Telegraph Travel, The Daily Telegraph, November 1, 2014
Fanfare and flash bulbs greeted the Golden Eagle Danube Express this week on its arrival at Tehran station. The passengers were showered with gifts and good wishes, and eagerly pressed for quotes or poses, as they disembarked at Iran ’s capital into a welcoming scrum of tourism officials, residents and international news and television crews.
Ayatollah Khomeini, hard-line architect of Iran’s Islamic revolution, might not have approved. But the much-heralded arrival of this luxury period-style service, the first private European train permitted to enter the country, is being seen as headline evidence of the thaw in relations between the West and the Islamic Republic since the election last year of comparative moderate President Hassan Rouhani.
It especially marks a new beginning for tourism in a country that’s little visited despite being richer even than neighbouring Turkey in world heritage sites such as ancient Persepolis and Isfahan’s exquisite Naqsh-e Jahan Square.
“We’re on target to double the number of incoming visitors from 2.3 million in 2013 to 4.6 million this year,” says Ebrahim Pourfaraj of the Iran Tourism Operators’ Association.
The inaugural “Jewels of Persia” departure, carrying 62 mostly Australian, American and European passengers, left Budapest two weeks earlier for the 4,100-mile journey. The train first passed through Hungary, Romania and Bulgaria, its regular touring grounds, before crossing Turkey for the first time to make its historic entrance east of Lake Van into the Islamic Republic.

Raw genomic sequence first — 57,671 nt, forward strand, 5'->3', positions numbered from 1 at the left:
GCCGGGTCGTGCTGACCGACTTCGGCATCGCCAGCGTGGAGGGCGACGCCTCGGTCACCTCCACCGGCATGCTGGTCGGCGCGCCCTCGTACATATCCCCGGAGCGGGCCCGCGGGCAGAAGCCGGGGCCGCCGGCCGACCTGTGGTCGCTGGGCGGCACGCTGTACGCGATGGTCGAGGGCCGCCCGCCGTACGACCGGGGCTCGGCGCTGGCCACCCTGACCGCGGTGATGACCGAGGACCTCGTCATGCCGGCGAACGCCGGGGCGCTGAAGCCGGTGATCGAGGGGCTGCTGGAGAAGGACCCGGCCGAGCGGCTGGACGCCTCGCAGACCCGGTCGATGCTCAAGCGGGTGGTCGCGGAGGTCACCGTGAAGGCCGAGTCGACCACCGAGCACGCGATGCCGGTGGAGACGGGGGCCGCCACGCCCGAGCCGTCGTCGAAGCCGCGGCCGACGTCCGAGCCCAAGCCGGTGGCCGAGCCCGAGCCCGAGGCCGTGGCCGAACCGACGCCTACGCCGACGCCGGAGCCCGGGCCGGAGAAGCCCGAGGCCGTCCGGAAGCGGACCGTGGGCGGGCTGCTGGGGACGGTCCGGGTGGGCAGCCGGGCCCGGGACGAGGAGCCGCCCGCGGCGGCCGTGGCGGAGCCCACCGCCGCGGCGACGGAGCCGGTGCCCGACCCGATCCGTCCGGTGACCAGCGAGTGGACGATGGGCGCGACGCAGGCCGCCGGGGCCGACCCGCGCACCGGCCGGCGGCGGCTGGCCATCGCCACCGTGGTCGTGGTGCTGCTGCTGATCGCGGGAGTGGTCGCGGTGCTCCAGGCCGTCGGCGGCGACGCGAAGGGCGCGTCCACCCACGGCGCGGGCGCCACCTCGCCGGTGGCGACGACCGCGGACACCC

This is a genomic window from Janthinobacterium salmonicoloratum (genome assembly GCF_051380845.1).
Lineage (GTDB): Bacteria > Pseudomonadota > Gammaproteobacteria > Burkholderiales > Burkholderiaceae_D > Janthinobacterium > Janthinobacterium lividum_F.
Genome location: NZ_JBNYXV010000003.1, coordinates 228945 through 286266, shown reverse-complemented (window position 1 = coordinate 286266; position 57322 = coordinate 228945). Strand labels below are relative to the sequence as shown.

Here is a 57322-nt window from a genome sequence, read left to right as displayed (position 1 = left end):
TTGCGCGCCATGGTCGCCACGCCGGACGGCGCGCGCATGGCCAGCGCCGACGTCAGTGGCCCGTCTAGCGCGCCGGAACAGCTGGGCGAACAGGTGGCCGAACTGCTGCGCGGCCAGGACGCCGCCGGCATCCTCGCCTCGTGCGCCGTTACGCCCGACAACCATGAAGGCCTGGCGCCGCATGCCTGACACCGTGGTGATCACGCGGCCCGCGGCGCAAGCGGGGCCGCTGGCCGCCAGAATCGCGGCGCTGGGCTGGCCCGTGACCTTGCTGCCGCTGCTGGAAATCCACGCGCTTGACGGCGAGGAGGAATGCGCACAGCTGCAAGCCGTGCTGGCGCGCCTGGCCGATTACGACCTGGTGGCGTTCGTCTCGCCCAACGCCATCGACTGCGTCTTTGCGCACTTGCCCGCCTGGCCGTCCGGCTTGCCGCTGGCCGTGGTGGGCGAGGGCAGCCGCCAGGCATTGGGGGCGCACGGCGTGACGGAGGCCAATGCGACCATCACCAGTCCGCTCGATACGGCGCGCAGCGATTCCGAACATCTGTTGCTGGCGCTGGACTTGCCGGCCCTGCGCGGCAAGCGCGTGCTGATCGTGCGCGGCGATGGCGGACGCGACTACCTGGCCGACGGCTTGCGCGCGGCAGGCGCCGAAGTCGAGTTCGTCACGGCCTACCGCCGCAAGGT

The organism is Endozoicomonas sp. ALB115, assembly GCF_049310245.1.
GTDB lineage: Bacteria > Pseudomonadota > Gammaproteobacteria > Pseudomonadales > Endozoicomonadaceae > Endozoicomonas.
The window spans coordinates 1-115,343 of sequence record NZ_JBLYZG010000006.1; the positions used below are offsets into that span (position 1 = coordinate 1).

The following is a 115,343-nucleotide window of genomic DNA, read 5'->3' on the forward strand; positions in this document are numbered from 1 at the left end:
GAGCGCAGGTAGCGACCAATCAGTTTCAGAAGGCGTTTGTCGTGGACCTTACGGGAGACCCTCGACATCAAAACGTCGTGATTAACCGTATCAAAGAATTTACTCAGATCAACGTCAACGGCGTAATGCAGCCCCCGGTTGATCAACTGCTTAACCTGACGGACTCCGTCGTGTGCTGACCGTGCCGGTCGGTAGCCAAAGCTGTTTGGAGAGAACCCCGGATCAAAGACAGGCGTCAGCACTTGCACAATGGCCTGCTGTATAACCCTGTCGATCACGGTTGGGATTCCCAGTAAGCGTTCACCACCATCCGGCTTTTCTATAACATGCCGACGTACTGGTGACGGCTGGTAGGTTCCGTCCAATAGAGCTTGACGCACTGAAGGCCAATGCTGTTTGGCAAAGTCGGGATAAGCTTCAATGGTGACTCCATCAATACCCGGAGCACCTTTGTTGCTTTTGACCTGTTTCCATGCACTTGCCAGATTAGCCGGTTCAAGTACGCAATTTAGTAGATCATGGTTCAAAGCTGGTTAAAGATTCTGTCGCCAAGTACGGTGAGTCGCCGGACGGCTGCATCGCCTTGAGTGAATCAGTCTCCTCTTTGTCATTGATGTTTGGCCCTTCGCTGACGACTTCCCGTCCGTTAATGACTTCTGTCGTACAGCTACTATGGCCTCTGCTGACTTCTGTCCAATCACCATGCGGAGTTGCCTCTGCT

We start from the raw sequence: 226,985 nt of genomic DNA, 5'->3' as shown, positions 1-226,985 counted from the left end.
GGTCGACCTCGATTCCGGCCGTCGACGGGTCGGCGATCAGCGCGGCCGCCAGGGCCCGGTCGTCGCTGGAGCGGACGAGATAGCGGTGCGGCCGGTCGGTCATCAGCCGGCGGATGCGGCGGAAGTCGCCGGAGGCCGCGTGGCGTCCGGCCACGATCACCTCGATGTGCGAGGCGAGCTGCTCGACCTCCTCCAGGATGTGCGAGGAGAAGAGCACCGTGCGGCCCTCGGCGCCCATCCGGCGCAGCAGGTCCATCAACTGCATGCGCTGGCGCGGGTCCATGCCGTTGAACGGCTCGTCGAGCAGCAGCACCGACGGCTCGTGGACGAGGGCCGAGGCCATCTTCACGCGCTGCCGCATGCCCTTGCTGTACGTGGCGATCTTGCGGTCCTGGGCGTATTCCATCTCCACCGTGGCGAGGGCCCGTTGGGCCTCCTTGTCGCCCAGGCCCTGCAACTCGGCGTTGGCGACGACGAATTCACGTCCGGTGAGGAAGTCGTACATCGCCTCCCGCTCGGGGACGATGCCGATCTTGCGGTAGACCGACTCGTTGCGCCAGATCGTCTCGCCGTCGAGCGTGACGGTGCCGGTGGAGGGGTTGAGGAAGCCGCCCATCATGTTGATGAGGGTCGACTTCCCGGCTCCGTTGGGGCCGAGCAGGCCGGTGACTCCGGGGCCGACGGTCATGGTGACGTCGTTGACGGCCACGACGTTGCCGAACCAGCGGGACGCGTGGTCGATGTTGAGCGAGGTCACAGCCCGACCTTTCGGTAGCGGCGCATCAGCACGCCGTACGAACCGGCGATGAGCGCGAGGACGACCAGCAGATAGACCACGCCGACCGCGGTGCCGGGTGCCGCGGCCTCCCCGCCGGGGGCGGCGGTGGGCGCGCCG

Iran, now one of the more stable countries in the Middle East, has increasingly begun figuring in cultural tour itineraries since unrest in North Africa and the Arabian peninsula, and war and the rise of Isil in Syria and Iraq closed off much of the wider region. “An emerging tourism market, Iran is now returning to travellers’ bucket lists,” says Ian Lomas, Golden Eagle’s product and commercial director. The Cheshire-based company’s inaugural journey to Iran, even at prices starting from £8,695 per person, sold out within three weeks.
The trip called for what Golden Eagle’s president Tim Littler described as “true pioneering spirit,” and “flexibility and a sense of humour.” Never more so, perhaps, than when watching the alcoholic contents of the train’s bar car being offloaded at Van on the approach to the Iranian border.
With female passengers strictly required to observe the hijab (headscarves and figure-concealing clothes) in public, and with visas currently costing £140 and entailing a trip to the nearest Iranian embassy in Dublin, Iran isn’t for everybody.
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